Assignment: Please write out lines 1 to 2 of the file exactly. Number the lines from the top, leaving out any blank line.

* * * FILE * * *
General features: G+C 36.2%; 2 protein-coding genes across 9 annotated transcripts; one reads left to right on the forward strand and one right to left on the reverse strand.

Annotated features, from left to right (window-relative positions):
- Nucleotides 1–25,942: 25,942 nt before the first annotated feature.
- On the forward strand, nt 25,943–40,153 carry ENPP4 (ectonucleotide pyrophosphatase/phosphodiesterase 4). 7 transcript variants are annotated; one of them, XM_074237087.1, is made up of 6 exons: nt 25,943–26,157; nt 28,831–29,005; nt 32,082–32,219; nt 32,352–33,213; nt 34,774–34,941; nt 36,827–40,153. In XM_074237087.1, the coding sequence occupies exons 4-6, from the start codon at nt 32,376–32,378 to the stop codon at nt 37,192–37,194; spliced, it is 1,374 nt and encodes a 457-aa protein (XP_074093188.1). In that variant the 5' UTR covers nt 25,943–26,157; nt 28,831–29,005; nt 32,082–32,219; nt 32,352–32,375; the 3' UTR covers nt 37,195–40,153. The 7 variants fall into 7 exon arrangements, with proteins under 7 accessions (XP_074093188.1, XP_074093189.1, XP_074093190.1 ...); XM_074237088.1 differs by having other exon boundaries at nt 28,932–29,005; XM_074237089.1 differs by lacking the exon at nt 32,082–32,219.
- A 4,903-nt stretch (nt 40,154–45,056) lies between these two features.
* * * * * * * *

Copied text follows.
General features: G+C 36.2%; 2 protein-coding genes across 9 annotated transcripts; one reads left to right on the forward strand and one right to left on the reverse strand.

Annotated features, from left to right (window-relative positions):